Coronavirus, Where is Spring? and Keeping Motivated

April 6, 2020

by Kathy Larson

It is snowing. Again. I am so tired of snow. Of winter. I want Spring to come. To see trees budding, grass growing and flowers peeking out from cool earth. This has been a long, cold season, made that much worse by this coronavirus that has gripped the world.

For the past few weeks I, like millions of others, have been glued to the news, following the ever-climbing numbers associated with this virus. Numbers of infected, of tested, of deaths. Numbers of unemployed, of businesses closed, of personal debt predictions. Numbers related to health care — those who are working to help others, those who are helping others who have themselves become infected, and the constant call for masks, respirators and other ppe.

Watching and listening to this news became an obsession. I felt that if I wasn’t paying attention 24-7 then I might miss something critically important. In doing my part by staying home and only leaving the house when absolutely necessary (and for a daily walk to get some fresh air) I had come to think that staying tuned to the news ALL THE TIME was my obligation and responsibility.

I see now that this was an unhealthy, though understandable, reaction to the crisis our country, and the world is facing. So, yesterday, I took the day off. I didn’t watch the news even once. We made some phone calls, placed a couple of video calls just to check in with family, and then I turned it all off for the day.

Instead of drowning in bad news and despairing numbers I soaked in a bath of epsom salts and lavender scented bubbles. I treated myself to a lovely refreshing coconut face mask, gave myself a mini-manicure and then immersed myself in feel-good music in a room all by myself. I allowed myself to think of other things and not feel guilty about ignoring the pandemic. When I emerged from my happy little bubble a couple of hours later I felt much, much better.

The hardest thing about this period of mandatory isolation is staying motivated. Though I have all this time on my hands I can’t seem to do much with it. I try, I really do, but more often than not, I fail to accomplish much of anything.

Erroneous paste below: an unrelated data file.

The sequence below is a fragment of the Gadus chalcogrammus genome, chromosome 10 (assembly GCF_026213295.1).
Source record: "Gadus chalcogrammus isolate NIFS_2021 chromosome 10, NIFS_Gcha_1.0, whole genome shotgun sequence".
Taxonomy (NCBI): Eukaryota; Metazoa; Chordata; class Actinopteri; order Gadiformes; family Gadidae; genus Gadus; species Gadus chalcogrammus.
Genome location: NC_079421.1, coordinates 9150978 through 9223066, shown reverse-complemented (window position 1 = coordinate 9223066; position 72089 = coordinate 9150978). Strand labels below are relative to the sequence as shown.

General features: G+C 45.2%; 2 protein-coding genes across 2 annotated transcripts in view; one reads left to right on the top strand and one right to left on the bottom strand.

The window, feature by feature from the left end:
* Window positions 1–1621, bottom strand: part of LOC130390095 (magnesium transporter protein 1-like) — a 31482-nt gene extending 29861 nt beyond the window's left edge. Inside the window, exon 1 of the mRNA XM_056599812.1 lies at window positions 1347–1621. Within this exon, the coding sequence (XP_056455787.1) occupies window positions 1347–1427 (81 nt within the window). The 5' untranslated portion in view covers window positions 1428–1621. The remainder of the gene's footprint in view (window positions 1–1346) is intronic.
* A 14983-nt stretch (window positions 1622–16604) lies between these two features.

You’d think I’d have written a novel by now, with all this uninterrupted time. But how can I write anything when I’m glued to the television and my brain is preoccupied by thoughts of impending doom and the coming apocalypse?

I could have crocheted a couple of afghans in this surfeit of spare time, but all I have to show is a couple of produce bags and a rather large shopping tote. They’ll come in handy once the ban on plastic bags is reinstated — if it’s reinstated.

There is a roll of wallpaper I bought over a month ago sitting on top of the cupboard I bought it for that stares forlornly at me every time I walk by. Yeah, yeah, I see you, I answer silently each time, I’ll get around to you, just give me time.

Maybe. This week. We’ll see.

I know this much: the television is staying off this week. At least until the evening news.

Gotta get back, gotta get back. . .

Some words borrowed from The Who.

That’s really dating me, I’m afraid.

I can just imagine some younger readers going The Who who?

But, I won’t be going there.  This is not a post about old rock and roll bands.

This is a post about old me.

Although, really, I’m not old.

But, man!  Was I ever starting to act like I was!

For a couple of years now I’ve been kind of free-wheeling in place, not really knowing what I was doing or where I was going.

Over the past 6 months or so I’ve really been doing some stock-taking, some re-evaluation, some soul-searching, some trying to figure out what the hell I’m going to do with what’s left of my life.

And, I’ve decided I need to get back.

Back to a place inside myself where creativity once reigned supreme.